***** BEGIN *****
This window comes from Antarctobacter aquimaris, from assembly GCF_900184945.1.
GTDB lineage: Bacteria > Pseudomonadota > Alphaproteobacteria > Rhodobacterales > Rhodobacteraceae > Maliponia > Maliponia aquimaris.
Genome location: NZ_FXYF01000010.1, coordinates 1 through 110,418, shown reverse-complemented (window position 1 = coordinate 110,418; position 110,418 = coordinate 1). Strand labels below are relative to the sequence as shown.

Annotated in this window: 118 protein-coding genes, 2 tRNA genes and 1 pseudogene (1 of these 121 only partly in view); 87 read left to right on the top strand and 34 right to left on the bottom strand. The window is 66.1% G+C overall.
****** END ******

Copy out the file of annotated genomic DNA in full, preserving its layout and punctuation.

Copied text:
This window comes from Antarctobacter aquimaris, from assembly GCF_900184945.1.
GTDB lineage: Bacteria > Pseudomonadota > Alphaproteobacteria > Rhodobacterales > Rhodobacteraceae > Maliponia > Maliponia aquimaris.
Genome location: NZ_FXYF01000010.1, coordinates 1 through 110,418, shown reverse-complemented (window position 1 = coordinate 110,418; position 110,418 = coordinate 1). Strand labels below are relative to the sequence as shown.

Annotated in this window: 118 protein-coding genes, 2 tRNA genes and 1 pseudogene (1 of these 121 only partly in view); 87 read left to right on the top strand and 34 right to left on the bottom strand. The window is 66.1% G+C overall.